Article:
[referring to Cowell’s New Musical Resources] “…it had the most influence of anything I’ve ever read in music.”Conlon Nancarrow

In the same year, Cowell commissioned to the Russian inventor Leon Theremin, the first drum machine in history called Rhythmicon. He wrote with it many compositions and the famous Concerto for Rhythmicon and Orchestra (1931).

As noble and impressive were conceptually, avant-garde music never arrive to achieve commercial success. On the other hand, would be trivial to criticize all mass music saying that it is now totally incorporated in the economic system, just like a good that has to be produced and consumed. Although that’s true and irrefutable, it’s a limited point of view on modern music: avant-garde and popular music are two sides of the same coin.

First, because it’s thanks to avant-garde that popular music was able to rise on very high peaks, and conversely, popular music allows avant-garde the emancipation from his role of “just an abstract madness” reserved for few intellectuals.

Second, capitalism was a painful but necessary step for the entire history of mankind. Without capitalism we would not have had the growth of science and technology sufficient to arrive at the current situation, which allows all of us to make music with a minimum investment, musical instruments, a computer and some software.

That is very positive for the creative spirit of masses. What really corrupts music quality is not the ease of making it, but the cultural ignorance to which masses are still subject for will of capitalism itself. But capitalism, using technology as a tool to obtain power, makes increasingly close its inexorable decline, because technological advances make culture accessible to people as never happened before in history.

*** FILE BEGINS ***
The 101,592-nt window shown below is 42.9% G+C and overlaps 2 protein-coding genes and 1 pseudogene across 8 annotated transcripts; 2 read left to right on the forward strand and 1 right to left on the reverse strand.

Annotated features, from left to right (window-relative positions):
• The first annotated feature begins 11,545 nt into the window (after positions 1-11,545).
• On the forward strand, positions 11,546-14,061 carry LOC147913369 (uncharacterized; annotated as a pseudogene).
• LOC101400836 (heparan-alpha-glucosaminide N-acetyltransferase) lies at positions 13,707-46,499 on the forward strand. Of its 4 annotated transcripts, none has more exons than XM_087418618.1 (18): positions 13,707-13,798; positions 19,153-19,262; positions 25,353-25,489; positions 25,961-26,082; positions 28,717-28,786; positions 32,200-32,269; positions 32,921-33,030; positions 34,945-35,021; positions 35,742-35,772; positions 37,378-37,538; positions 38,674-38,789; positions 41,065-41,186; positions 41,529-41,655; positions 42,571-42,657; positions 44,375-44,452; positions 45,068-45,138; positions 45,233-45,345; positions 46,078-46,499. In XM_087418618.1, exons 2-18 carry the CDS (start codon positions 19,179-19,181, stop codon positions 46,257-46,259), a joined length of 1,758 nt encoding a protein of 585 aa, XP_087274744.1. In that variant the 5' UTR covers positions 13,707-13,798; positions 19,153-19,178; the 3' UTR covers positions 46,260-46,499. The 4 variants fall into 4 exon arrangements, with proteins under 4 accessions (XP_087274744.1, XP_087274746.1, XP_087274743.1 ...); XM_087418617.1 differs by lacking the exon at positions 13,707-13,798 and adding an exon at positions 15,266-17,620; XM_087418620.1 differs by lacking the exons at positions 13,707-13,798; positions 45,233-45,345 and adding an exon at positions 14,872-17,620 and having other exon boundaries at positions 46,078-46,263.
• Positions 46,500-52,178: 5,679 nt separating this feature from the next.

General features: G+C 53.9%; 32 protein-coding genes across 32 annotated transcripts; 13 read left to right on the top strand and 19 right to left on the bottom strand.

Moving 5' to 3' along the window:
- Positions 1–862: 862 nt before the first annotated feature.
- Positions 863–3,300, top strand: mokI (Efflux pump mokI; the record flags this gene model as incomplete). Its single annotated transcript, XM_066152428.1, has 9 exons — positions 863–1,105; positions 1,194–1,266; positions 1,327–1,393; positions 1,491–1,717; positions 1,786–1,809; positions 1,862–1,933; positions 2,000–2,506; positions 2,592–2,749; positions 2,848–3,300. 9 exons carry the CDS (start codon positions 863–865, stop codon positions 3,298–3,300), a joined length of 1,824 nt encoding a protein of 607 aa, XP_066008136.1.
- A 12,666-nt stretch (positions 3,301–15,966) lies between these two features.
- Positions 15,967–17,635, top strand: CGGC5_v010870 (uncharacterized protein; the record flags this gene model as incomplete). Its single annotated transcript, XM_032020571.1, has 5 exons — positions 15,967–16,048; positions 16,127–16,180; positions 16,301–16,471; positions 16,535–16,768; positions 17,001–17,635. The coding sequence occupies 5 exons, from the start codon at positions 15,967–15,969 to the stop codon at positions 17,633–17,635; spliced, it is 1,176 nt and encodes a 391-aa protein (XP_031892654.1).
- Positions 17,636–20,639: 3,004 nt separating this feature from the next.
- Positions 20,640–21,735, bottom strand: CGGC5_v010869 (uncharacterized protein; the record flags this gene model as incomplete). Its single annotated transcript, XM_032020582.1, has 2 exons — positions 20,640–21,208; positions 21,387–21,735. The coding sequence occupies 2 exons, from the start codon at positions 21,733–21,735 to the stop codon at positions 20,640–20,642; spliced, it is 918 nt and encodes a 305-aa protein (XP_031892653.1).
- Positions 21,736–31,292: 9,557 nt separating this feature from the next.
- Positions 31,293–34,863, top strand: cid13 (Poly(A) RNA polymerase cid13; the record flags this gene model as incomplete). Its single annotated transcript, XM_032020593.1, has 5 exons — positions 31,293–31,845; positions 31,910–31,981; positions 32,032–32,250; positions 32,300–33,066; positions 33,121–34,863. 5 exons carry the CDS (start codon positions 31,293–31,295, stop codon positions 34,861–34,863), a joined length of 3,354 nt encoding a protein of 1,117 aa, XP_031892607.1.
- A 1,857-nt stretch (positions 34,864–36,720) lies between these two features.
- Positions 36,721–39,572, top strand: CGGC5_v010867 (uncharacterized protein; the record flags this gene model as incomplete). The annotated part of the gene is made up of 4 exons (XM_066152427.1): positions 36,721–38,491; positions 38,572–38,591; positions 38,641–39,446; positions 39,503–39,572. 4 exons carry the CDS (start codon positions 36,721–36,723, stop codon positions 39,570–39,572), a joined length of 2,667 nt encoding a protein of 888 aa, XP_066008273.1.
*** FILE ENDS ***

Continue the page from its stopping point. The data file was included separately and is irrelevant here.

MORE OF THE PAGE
In a few centuries the global scenario is about to change. It’s only a matter of time before that average cultural level increases exponentially, dragging our world, now balanced between barbarism and civilization, to a time when moneys will be only a luxury and not a necessity, because science and technology will guarantee to everyone an high level of welfare. We’ll work less and we’ll focus more on knowledge and spirit. It will be the time of new artistic renaissance that will bring the true meaning of art to its full splendor. It will be the time when pop-stars will decline in favor of Artists. The time when great avant-garde composers will be re-evaluated. It will be the moment when the Superman prophesied by Nietzsche finally will take shape and masses, not just intellectual elite, will become interested by all of these topics.


Notes:

  1. Ferruccio Busoni – Sketch of a New Aesthetic of Music (1907)
  2. Luigi Russolo – The art of Noise (1913)
  3. Satie, Cocteau, Picasso, Massine – Parade (1917)
  4. Here’s an example of furniture music performed by Webster University New Music Ensemble
  5. Henry Cowell – New Musical Resources (1930)